"The present study suggests that a selective CB2 substance once combined with a receptor could be a new therapy for RA that inhibits production of inflammatory chemical messages, from the cells that are found inside the joint of the soft tissue that lines the spaces of joints and tendons."
In other words, let’s keep the immune system from sending an army of sword fighters to attack your joints, by ingesting these freedom fighters called cannabinoids.
What does the research have to say about the potential of the endocannabinoid system to act on conditions such as rheumatoid arthritis? Here’s what we find from these peer reviewed medical journals:
“Increasing evidence suggests that the endocannabinoid system, especially cannabinoid receptor 2 (CB2), has an important role in the disordered physiological processes of RA. Many members of the endocannabinoid system are reported to inhibit synovial inflammation, hyperplasia, and cartilage destruction in RA.”
The ECS plays a role in our immune process and how our bodies register pain. In patients with osteoarthritis and rheumatoid arthritis, that system is altered. If we can bring the immune system back into balance and stop it from attacking itself, we could reduce the symptomatology of arthritis and start living healthy normal lives again. It turns out, the ECS is just the system to bring the immune system back into balance. All it needs are cannabinoids to activate it and bring it back online.
A study published in Arthritis Research & Therapy looked at the joint fluid of both osteoarthritis and rheumatoid arthritis patients. Researchers found that both CB1 and CB2 receptors were present in the patients’ joint linings. They also discovered that AEA and 2-AG were present in the joint fluid of both types of arthritis patients, and not present in the fluid of healthy volunteers.
So we know that cannabinoid receptors are present in arthritis patients joint linings, and we can see that there are endocannabinoids present there, too. This is unusual, since neither were present in the fluid of healthy people’s joints.
The CB1 receptor is one of the most abundant receptors in the central nervous system (CNS) and is found in particularly high levels in the neocortex, hippocampus, basal ganglia, cerebellum and brainstem.
So the CB1 is going to assist with nerve pain and blocking the rogue pain signals...
“The CB2 receptors are preferentially expressed abundantly in the immune system and intestines and in other tissues such as the lungs, uterus, pancreas, and skin.”
And the CB2 is going to assist with dealing with autoimmunity and bringing an overactive immune system back into balance and stop it from attacking itself (the user, you).
A system that regulates your body’s internal systems & function, put simply. Multiple systems of the body are affected with both Osteo and Rheumatoid arthritis so you need the ECS to be fully online and active to bring order to the chaos that’s causing arthritis symptomatology.
The ECS was discovered mid-1990 by researcher Dr. Ralph Mecholulam. It was found that the ECS is an integral part of our physiologies responsible for maintaining order and balance across all other systems of the body.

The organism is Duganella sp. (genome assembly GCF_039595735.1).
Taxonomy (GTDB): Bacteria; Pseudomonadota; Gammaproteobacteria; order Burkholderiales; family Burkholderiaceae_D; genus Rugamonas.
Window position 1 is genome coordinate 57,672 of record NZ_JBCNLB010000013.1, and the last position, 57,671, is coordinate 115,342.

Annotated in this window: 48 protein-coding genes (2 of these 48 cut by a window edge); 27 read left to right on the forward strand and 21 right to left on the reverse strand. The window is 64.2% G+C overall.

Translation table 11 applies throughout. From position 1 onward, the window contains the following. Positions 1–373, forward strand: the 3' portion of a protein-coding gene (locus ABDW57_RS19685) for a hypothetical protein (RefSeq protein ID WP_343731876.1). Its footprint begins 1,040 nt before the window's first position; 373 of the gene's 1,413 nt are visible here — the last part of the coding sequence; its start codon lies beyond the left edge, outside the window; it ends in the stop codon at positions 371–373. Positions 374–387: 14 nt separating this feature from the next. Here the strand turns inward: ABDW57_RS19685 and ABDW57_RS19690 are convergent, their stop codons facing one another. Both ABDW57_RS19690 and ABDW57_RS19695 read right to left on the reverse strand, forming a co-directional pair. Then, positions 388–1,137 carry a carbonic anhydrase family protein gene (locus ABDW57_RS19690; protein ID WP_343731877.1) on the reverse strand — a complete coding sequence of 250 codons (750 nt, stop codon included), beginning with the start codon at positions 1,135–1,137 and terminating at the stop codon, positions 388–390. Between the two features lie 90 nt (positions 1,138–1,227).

The ECS needs enough cannabinoids to remain active, otherwise it becomes dormant and we lose this incredible system of healing and balance.
What could the repercussions to our body be, if we had an entire source of dietary cannabinoids eliminated from our diet, from which it was once abundant? If it grew freely, if we ate it, and if animals ate it? It was fed to chickens, chickens laid eggs, we ate the eggs so we had dietary sources of cannabinoids.
If our bodies were used to a diet rich in cannabinoids, only to have that source of sustenance removed, then wouldn’t that cause our bodies to walk around in some kind of cannabinoid desert, dehydrated of these crucial compounds it needs to maintain balance and order? It makes sense when you think about it, and the clinical research has proven just how important cannabinoids are to our optimal health and vital functioning.
Hemp was made illegal with marijuana in the 1930s, before that, hemp was one of our main industrial crops used to make sails in ships, rope, feed for animals, clothing and medicine. Medical marijuana was once a common household item prescribed by doctors and used by people the world-over.
Keeping in mind, hemp isn’t marijuana. They’re both from the same plant genus, cannabis, but they’re different in that the THC level is significantly lower in hemp as opposed to MJ. Hemp legally mustn’t contain more than 0.3% THC, whereas marijuana typically contains 10-20% THC. You can read about the other differences of hemp vs marijuana in this article.
As you can tell, the clinical evidence is clear on the importance of activating the endocannabinoid system with cannabinoids so as to relieve nerve soreness and autoimmunity in rheumatoid and osteo-arthritis sufferers. For more information, please visit our CBD and Arthritis article here.
If you found this article of value, be sure to view our other blogs covering the latest research on all things hemp, cannabinoids and the endocannabinoid system as it relates to various conditions and states of the body. As always, consult with your doctor for more information on disease modifying and common pain management strategies using medical marijuana.